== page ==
How to shoot an interview
Mis à jour : janv. 31
At SmartCuts, shooting interviews is part of the core competence needed on the team. We do lots of these in lots of different situations: run-and-gun, corporate sit-down, in the field, on green screen and so on. There’s the technical aspect of the job: getting the light right, the audio, light camera motion; but there’s also the content aspect: how to ask questions to get the sorts of answers you want on tape. We often have to handle both, and we’ve found the Parker Walbeck approach to be an inspiration. He’s a professional filmmaker with experience in Hollywood. Here are Parker’s 7 steps to shooting an interview.
Step 1. FIND THE RIGHT LOCATION
Basically, the process goes like this. First look for good lighting, good leading lines and good composition. Look around looking through your camera and find a spot where you think you have a dynamic shot that can show some depth, show some leading lines and that has some good lighting.
If you are inside a large room some pillars and windows behind your subject can give you a lot of depth. This will add a lot of value to your video interview.
After you have chosen your best location set up all the gear. Mount your cameras on tripods.
Step 2. COMPOSITION
As far as the height of your camera is concerned, you want it to be somewhat close to the eye line of your subject. It doesn't have to be right on. You can go a little higher.
Check to see there’s no garbage in the background.
This is about not only what's in your frame, but it's also what's not in your frame. Check for things that distract, that take away from the subject. Go ahead and remove anything that's in the frame that you don't want in there.
Look through your camera to get your framing the way you like it. Both, left and right and up and down. Look at what's in your shot. What's not in your shot? Decide how much of the person’s body you want for the camera angle. You may have one camera going from the waist up, that’s a medium shot, and a second camera just a tight on the face.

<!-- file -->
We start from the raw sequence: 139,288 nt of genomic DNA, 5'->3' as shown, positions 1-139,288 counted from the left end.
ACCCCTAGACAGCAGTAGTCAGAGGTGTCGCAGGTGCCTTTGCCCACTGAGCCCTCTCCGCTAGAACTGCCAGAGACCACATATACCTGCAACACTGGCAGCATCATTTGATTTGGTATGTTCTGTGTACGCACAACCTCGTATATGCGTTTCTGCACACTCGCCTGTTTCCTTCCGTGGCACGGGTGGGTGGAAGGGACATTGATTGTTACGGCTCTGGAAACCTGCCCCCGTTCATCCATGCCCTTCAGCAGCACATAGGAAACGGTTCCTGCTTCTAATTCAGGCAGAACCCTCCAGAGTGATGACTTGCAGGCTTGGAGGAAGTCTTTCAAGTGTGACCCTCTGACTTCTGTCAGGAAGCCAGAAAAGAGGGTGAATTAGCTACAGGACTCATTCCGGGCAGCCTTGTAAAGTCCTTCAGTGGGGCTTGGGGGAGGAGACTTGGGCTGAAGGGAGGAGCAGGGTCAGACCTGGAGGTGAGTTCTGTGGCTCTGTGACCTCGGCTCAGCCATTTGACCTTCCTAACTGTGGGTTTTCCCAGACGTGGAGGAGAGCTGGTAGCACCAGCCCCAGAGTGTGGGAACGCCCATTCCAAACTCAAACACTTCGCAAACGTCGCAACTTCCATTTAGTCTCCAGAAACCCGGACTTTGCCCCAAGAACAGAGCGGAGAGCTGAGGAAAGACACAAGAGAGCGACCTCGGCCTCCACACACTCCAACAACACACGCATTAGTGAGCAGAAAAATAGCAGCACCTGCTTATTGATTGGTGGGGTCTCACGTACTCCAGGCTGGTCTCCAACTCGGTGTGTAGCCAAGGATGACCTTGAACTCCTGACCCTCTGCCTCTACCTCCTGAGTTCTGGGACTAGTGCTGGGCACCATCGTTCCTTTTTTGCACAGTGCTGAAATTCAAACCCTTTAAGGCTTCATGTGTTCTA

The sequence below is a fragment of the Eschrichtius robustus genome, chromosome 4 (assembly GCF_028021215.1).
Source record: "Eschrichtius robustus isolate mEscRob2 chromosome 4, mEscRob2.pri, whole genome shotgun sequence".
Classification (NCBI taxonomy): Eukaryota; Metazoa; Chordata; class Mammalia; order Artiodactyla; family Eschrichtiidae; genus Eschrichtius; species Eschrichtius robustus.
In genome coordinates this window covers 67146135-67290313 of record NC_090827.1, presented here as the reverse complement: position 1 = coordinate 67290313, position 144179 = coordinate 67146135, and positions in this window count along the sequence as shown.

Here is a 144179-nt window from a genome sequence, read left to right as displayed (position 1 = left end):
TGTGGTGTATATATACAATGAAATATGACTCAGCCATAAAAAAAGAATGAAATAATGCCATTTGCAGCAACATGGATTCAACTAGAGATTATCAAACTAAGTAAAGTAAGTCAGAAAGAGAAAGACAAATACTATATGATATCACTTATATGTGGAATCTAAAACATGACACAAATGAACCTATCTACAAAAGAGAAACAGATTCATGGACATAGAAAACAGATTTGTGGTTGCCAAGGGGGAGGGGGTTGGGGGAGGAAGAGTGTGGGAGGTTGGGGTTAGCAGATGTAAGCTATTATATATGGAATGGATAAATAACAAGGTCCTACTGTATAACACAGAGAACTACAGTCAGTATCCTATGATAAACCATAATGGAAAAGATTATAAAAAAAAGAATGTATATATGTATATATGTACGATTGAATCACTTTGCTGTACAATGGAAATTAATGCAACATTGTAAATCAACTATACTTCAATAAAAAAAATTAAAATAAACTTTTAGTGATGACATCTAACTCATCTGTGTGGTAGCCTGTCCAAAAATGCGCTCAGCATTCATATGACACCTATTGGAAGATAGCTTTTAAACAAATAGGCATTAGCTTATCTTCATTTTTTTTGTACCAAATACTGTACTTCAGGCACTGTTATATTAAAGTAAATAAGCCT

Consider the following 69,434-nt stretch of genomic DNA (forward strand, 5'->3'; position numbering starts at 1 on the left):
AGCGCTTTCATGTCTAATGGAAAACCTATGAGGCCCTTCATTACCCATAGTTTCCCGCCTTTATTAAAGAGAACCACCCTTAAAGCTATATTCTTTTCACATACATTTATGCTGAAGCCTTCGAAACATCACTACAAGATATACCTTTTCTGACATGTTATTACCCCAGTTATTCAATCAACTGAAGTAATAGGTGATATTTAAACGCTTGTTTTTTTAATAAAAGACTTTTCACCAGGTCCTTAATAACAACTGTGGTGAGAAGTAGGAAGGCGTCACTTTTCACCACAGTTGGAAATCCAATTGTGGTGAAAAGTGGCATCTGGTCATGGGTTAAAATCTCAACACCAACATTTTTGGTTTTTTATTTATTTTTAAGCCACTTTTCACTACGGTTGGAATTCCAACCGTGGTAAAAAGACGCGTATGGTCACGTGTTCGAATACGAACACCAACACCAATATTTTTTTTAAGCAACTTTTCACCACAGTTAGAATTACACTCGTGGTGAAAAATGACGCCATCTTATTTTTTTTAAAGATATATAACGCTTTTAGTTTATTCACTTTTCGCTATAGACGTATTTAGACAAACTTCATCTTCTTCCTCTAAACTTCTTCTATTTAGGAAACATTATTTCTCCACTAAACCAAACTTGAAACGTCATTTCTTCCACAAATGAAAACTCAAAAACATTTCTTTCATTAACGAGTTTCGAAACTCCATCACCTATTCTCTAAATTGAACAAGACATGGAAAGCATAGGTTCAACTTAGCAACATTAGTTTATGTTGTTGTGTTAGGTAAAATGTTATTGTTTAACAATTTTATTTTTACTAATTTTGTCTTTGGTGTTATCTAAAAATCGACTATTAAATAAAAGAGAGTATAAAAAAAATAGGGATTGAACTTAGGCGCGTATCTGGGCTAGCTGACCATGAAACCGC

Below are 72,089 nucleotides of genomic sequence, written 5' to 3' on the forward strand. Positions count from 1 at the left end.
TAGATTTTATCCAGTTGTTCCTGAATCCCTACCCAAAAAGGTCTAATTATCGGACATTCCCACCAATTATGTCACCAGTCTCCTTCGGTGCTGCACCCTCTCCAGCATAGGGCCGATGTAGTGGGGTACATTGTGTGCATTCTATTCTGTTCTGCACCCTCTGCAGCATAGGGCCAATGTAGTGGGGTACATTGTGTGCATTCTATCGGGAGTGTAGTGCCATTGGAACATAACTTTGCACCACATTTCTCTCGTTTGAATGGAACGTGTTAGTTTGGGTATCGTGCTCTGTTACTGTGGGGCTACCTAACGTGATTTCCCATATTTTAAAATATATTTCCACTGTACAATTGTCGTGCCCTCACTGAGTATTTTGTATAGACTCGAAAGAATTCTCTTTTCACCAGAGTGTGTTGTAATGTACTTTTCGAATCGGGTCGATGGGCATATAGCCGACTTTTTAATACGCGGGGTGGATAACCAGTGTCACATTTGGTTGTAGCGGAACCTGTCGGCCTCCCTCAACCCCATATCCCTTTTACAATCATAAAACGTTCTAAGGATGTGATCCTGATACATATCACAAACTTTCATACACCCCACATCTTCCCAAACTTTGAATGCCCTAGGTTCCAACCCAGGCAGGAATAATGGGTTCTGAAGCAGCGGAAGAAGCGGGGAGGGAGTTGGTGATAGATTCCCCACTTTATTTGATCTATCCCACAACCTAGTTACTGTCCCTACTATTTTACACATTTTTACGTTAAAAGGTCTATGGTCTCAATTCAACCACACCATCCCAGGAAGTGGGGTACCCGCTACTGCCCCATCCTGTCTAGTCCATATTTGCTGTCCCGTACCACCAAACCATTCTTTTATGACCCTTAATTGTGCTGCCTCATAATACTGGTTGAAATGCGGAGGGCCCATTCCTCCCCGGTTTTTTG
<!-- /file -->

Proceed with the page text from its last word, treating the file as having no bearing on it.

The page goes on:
Then decide how much you want your frame on either end. If you have the person looking to off-camera left, then you’re going to want to make sure that you’re framing where he's on the right of the frame. So that there's more headroom in front of his face rather than behind his face. Sometimes you may do center framing but if you do center framing make sure your subject is looking directly at the camera.
If you are interviewing people who are super awkward on camera, which is most everybody, then it's usually not the best idea to have them looking directly at the camera. It's usually more natural to have them off camera and actually talking to a human being. That's much easier for people to do. You can also have them look straight at the camera if you have them positioned on one of the thirds of the grid lines displayed in the view finder.
Another important point is the headroom.
When you’re framing this interview shot, you want the person’s eyes not only on a third of the grid lines vertically but also a third horizontally. So set the person up on one of these two thirds.
If you have the cameras tilted up and his head is in the center of the frame that's poorly framed. There would be too much head room above. If you bring the camera too low then the head would be touching the top of the frame. You would be showing a little bit too much of his body and not giving the person enough headroom. You don't want your audience to feel constrained like claustrophobic inside your framing.
Once you have your first camera setup where you like then you get to your second camera setup.
Decide if you want to have your second camera on the left or on the right. Use the camera to see what it looks like. If you do a tight shot of his face check what it looks like on his right side and left side. Notice where the main source of light, the key light, is coming from. Ideally, you'd be shooting on the shadow side of the person’s face for the second camera.